In a Community’s Time of Need, Eritrean Women have Stepped Up to Help

Radio Erena: 28 March 2021

2020 has been a difficult year, with the loss of health, life, and livelihoods for people around the world. But the data shows clearly that one group has been hit harder than any other, on a global scale: refugees and asylum seekers.

In Israel, more than 80% of the country’s 30,000 African asylum seekers have lost their jobs due to the pandemic. For the Eritrean community, the dire need of their friends and neighbors seemed insurmountable. But undeterred by the massive scale of need, community organizers rose to meet the challenges head-on.

Of course, a knowledge of the Eritrean community’s history of self-organizing in Israel makes it no surprise they would jump to fill the need. Founded in 2011 to assist victims of human trafficking, the Eritrean Women’s Community Center is just one example of this self-empowerment. Located in the heart of South Tel Aviv, it is a place for both women and the wider Eritrean community to come support one another in rebuilding the strength of the community which was broken when they were forcibly displaced from their homes, and to access information, services and emotional support in their native language.

Over the years the EWCC has provided a platform for members of the Eritrean community to take the lead in organizing for their rights. In 2012, when children were dying of injury and neglect in unregulated daycare centers, the EWCC built a nursery where women could bring their children during work hours to feel they were safe and protected. In 2013, the center worked with male community leaders to develop an outreach campaign to combat domestic violence and support healthy relationships. In 2014, when the Israeli government began mass arbitrary detention of single asylum-seeking men, the EWCC joined the community in mobilizing the largest refugee-organized protest movement in Israeli history, to defend their brothers, friends, and neighbors. In 2016, the EWCC focused on long-term enrichment classes and workshops and began a partnership with ARDC and Microfy to create the first-ever vocational courses tailored specifically to the needs of refugee women in the community – especially single mothers. And in 2018, when Israel announced massive deportations, the organization mobilized volunteers from the Eritrean, Israeli and international communities to help submit more than 1,000 refugee status applications to help protect people from deportation.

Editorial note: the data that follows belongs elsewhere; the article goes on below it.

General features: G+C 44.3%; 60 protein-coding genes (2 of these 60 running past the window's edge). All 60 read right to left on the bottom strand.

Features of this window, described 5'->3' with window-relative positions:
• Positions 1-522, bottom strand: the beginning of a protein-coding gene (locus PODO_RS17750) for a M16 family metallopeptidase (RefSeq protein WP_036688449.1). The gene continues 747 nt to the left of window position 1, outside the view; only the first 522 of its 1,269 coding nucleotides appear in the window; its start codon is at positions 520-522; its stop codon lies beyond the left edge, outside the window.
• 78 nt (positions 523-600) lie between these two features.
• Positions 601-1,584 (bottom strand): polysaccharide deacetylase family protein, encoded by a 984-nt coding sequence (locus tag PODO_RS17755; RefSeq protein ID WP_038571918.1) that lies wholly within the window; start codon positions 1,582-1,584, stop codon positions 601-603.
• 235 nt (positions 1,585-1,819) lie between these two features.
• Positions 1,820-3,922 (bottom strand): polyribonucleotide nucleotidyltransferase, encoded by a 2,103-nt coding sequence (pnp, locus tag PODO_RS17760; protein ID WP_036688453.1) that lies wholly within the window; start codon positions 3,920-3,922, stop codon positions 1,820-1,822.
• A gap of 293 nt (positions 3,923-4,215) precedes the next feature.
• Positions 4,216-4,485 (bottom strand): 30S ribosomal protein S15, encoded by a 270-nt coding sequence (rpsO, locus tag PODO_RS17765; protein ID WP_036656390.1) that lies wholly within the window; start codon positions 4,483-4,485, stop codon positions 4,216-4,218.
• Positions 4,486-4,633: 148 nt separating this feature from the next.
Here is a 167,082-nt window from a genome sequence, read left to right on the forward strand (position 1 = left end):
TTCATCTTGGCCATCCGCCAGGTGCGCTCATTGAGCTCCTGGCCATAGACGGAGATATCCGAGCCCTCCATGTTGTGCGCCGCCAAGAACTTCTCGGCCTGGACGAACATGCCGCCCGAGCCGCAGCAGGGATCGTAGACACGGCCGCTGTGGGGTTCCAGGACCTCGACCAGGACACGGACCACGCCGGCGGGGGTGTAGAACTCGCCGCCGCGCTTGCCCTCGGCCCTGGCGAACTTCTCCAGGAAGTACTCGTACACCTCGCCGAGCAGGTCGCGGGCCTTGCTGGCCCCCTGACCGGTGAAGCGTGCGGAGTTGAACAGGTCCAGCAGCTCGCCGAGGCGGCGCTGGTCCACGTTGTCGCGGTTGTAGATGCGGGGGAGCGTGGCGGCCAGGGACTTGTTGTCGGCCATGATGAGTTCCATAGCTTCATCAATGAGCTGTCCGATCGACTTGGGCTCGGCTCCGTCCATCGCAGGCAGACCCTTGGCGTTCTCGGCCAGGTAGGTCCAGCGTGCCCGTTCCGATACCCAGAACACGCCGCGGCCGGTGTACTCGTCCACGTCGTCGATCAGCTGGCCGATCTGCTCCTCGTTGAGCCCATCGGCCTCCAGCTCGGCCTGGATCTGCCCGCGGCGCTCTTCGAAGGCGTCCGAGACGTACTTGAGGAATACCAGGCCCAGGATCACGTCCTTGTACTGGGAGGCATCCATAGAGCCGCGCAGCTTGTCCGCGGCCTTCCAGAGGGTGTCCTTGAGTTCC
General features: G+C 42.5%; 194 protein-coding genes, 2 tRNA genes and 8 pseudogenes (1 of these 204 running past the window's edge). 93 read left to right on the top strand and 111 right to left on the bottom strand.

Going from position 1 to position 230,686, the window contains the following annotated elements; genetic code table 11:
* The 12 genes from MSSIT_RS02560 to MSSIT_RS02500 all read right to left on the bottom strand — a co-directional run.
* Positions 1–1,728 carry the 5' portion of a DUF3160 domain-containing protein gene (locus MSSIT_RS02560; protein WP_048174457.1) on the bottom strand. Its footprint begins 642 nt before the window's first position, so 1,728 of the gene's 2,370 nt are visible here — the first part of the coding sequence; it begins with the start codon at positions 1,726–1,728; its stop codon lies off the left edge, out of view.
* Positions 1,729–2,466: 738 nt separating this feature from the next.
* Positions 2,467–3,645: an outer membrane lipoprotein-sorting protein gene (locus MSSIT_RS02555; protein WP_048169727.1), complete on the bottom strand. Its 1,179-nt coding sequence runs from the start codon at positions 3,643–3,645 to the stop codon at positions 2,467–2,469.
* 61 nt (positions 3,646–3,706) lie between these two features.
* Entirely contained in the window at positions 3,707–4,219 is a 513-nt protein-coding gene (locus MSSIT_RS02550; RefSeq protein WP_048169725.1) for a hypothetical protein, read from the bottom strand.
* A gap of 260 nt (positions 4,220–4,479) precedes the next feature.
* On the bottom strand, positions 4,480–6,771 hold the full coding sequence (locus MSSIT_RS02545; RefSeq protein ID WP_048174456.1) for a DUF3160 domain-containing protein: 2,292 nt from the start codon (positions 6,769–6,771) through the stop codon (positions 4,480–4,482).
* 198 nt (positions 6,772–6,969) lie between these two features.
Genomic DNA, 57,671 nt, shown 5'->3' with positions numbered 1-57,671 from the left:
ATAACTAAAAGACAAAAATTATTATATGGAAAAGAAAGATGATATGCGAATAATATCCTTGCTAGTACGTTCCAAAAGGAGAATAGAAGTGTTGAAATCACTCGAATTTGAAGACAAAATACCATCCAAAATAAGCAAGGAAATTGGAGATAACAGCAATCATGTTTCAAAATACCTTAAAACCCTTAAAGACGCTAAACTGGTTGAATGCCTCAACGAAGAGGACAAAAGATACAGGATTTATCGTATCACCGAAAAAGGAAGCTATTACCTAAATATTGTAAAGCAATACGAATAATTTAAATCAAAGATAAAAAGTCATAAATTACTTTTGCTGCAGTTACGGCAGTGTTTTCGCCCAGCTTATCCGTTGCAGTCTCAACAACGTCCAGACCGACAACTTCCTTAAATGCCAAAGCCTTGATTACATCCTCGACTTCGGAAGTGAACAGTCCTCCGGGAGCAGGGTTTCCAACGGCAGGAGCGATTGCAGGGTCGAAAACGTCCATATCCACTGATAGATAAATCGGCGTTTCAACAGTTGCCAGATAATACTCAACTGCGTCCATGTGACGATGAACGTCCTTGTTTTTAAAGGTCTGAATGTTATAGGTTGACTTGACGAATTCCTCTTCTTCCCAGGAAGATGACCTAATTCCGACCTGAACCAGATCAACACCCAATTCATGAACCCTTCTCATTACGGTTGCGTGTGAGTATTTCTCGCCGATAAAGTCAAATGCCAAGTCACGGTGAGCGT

So, when the pandemic struck, it was the Eritrean community again that rose to the occasion. In March 2020, the EWCC halted all regular services including classes and administrative assistance and made the massive shift to life-sustaining food aid. The shift was necessary since asylum seekers could not access the same government support that citizens and other residents could. For the past decade, the Israeli government has consistently failed to assess asylum seekers’ applications for refugee status, and this lack of durable legal status means they cannot access basic public services such as welfare and unemployment benefits. The situation quickly spiraled into a crisis, with the number of families requesting food aid from the center and its partners jumping from a couple dozen in March to over 600 families in April.